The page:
The Suicide Conundrum


by Brendan I. Koerner

Sorry to start this gorgeous summer day on an exceedingly somber note, but it's time to talk suicide.

I've written a lot about this topic over at Microkhan, primarily from a public-health angle. Despite all we've learned about human psychology over the past several decades, we seem unable to make much of a dent in America's overall suicide rate, which has remained remarkably stable over the past half-century. In fact, the rate of suicide attempts seems to have gone up over that time period; the rate of successful attempts has most likely held steady due to advances in emergency-room medicine. (Sparsely populated states such as Montana often have high suicide rates because people live so far from ERs.)

So, aside from offering psychological intervention at the right time, what's the best strategy for helping people who are sorely tempted to take their own lives? Historically, the greatest declines in suicide rates have come about due to changes in the availability of methods. Take, for example, what happened in Great Britain (paywalled):

The availability of specific methods of suicide affects secular trends. This is of particular importance with respect to gassing. Prior to 1905, gassing accounted for a negligible percentage of all suicides. However, there was a rapid increase in suicides by gassing in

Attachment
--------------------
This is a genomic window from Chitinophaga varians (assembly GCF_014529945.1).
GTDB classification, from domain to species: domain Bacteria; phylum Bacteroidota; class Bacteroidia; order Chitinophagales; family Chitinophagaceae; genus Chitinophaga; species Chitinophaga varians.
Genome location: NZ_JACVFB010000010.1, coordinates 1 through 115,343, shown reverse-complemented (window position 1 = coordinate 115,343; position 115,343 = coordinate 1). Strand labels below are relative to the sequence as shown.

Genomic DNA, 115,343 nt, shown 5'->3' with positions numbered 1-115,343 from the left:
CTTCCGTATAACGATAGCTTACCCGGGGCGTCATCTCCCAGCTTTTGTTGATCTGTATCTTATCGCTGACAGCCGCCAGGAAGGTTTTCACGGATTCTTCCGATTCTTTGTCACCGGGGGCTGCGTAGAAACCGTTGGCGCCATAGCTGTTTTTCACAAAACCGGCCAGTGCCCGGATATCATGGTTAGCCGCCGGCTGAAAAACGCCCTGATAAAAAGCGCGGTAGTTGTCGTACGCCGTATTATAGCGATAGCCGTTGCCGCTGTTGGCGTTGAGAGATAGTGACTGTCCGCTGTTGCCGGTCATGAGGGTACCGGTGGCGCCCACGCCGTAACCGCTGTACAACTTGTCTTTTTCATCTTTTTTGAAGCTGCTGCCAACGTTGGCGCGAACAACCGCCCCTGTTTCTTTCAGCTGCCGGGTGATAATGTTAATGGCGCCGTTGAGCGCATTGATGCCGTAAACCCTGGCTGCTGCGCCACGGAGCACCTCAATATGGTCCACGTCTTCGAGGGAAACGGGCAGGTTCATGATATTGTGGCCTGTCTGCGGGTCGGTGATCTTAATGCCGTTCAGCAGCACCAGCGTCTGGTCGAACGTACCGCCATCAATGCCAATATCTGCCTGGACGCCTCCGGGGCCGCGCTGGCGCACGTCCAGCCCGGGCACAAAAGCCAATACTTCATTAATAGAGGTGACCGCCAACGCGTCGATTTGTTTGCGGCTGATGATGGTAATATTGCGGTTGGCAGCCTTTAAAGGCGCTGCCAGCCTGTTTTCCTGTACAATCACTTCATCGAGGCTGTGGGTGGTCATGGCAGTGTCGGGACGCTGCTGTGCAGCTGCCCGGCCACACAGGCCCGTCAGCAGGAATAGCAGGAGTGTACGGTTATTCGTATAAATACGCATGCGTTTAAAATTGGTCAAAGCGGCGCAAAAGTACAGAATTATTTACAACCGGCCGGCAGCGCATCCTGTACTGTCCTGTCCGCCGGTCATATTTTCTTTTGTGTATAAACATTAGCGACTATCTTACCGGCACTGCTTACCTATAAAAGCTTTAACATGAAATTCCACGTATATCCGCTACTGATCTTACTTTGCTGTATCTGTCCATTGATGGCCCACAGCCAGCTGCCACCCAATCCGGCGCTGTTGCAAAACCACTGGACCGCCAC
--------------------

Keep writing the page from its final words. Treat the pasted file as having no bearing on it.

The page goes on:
the early 20th century and it became the most commonly used method of suicide in the 1930s in women and 1950s in men, before declining after the 1960s with the changes in domestic gas supply from coal gas (high carbon monoxide content) to natural gas (low carbon monoxide content).

Britain's suicide rate plummeted by roughly 40 percent after the switch to natural gas. And it slid several more percentage points starting in the early 1990s, after the introduction of catalytic converters reduced the toxicity of vehicle emissions, and therefore made suicide-by-tailpipe a lot tougher.

The big difference between the U.S. and Britain, of course, is the availability of firearms, which are lethally efficient when compared to such methods as hanging, pill ingestion, or wrist slitting. (56 percent of male suicides and 31 percent of female suicides in the U.S. involve firearms.) And while trigger locks may be able to prevent some cases of teen suicide, there really isn't much that can be done to suicide-proof a .38 owned by an adult intent on ending it all.

And so the mystery remains: How do we reduce America's suicide rate, which has barely budged for 50 years? The natural answer is to address the underlying causes, such as desperate economic circumstances and poor mental health. But if we were intent on launching a 10-year crusade to reduce the national suicide rate by, say, 30 percent, what sorts of (relatively) quick, affordable fixes could we marshal? Will bridge barrier and signs work, for example, despite some recent evidence to the contrary?

Readers with serious public-health chops, this is your time to shine. Please chime in.

See also: Microkhan on the link between literacy and suicide.

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Ta-Nehisi Coates is a national correspondent at The Atlantic, where he writes about culture, politics, and social issues. He is the author of the memoir The Beautiful Struggle.

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